Pryce Check: Ravens' End Ready to Play
Tuesday, October 30, 2007
OWINGS MILLS, Md., Oct. 29 -- The past six weeks have been among the most difficult of Trevor Pryce's 11-year professional football career, as the Baltimore Ravens' defensive end sat and waited for his broken left wrist to heal.
"Because the team, we're going through some struggles. You feel helpless," Pryce said. "Just the things that I've been through, I've been through this before and I can offer some perspective of a team [the Denver Broncos] that won a Super Bowl and the next season we won [six] games. I've been through these struggles before. That's the biggest thing that I felt empty about."
But Pryce felt better Monday because he practiced with the knowledge that he will be ready to play in the Ravens' next game, at Pittsburgh (5-2) on Monday night. His left wrist is still in a cast -- which he referred to as "this protective mechanism" -- but he said that he is pain-free and won't be limited in what he can do on the field. Pryce, who was injured in the second game of the season, hopes to have the cast removed in another week.
The return of Pryce, who led Baltimore with 13 sacks last season, was one good sign for the Ravens (4-3), who practiced for the first time following their bye.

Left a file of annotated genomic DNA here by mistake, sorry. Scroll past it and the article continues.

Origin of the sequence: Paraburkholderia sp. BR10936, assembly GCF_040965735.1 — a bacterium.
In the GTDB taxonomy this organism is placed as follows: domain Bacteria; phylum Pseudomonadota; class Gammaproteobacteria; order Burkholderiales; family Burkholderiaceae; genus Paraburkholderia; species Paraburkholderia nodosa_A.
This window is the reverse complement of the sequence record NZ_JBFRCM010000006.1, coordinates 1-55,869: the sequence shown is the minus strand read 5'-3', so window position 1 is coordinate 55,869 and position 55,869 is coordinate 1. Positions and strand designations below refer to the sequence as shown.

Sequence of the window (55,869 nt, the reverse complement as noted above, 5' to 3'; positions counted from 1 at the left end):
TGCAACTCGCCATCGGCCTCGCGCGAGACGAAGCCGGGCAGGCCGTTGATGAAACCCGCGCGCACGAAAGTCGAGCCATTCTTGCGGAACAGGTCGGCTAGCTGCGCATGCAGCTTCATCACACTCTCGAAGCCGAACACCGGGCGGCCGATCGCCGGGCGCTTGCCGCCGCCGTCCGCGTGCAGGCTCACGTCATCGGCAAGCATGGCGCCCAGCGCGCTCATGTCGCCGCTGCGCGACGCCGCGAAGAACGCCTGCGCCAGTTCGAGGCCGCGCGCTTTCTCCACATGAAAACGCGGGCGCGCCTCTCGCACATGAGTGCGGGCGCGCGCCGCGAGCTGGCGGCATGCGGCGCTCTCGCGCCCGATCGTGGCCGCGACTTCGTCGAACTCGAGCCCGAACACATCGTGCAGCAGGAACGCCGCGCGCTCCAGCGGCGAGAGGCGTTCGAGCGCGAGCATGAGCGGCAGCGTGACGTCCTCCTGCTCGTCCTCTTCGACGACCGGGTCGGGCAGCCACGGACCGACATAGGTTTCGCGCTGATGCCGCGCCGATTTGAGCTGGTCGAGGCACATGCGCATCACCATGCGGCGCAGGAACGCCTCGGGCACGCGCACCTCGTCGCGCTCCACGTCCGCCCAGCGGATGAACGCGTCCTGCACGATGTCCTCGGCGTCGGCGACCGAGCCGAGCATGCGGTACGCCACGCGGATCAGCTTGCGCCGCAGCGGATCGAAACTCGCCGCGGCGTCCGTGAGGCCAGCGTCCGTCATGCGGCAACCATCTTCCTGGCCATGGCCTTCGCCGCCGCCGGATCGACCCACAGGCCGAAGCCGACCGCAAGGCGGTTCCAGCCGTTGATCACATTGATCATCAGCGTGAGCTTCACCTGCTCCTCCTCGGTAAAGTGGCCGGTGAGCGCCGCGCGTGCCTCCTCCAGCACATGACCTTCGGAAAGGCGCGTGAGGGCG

The Ravens had been looking forward to their bye week, because it would be an opportunity for their seven injured starters to rest and recover. The time off appeared to help. Tackle Jonathan Ogden (toe), center Mike Flynn (knee), tackle Adam Terry (ankle) and quarterback Steve McNair (groin and back) -- all of whom missed portions of, if not all of, the past two games -- participated in practice on Monday. Cornerback Chris McAlister (knee) and tight end Todd Heap (hamstring) were limited.
"I think we're in pretty good shape," Coach Brian Billick said. "We'll know on Thursday, really."
Ogden, who was on the field for roughly a dozen snaps against the Bills on Oct. 21, isn't sure how much he will be able to play against the Steelers, mainly because he is not in football shape. He said that his left big toe -- which he initially hurt late last season -- is still sore, but that there is no longer a sharp pain.
"Will I make it through a whole game? I don't know," said Ogden, who has yet to play an entire half this season. "But I'm going to try. I'm going to see what happens."
Ravens Note: Billick said that linebacker Ray Lewis's recent comments about the offensive play-calling shouldn't be a distraction as the team prepares for Pittsburgh.
Last Monday, on his weekly radio show, Lewis expressed frustration with Billick's play-calling, specifically Billick's decision in the final two minutes of the Buffalo loss to throw on three straight plays when the Ravens needed to gain only one yard for a first down.
"You can't make oranges be peaches," Lewis said on WBAL radio. "It doesn't change. It will never change. That's what Billick has to ask himself, why we keep putting ourselves in those situations."
On Monday, Billick reiterated that he does not have a problem with Lewis. "We're good; that's old news," he said. "We're ready to move on to the next challenge."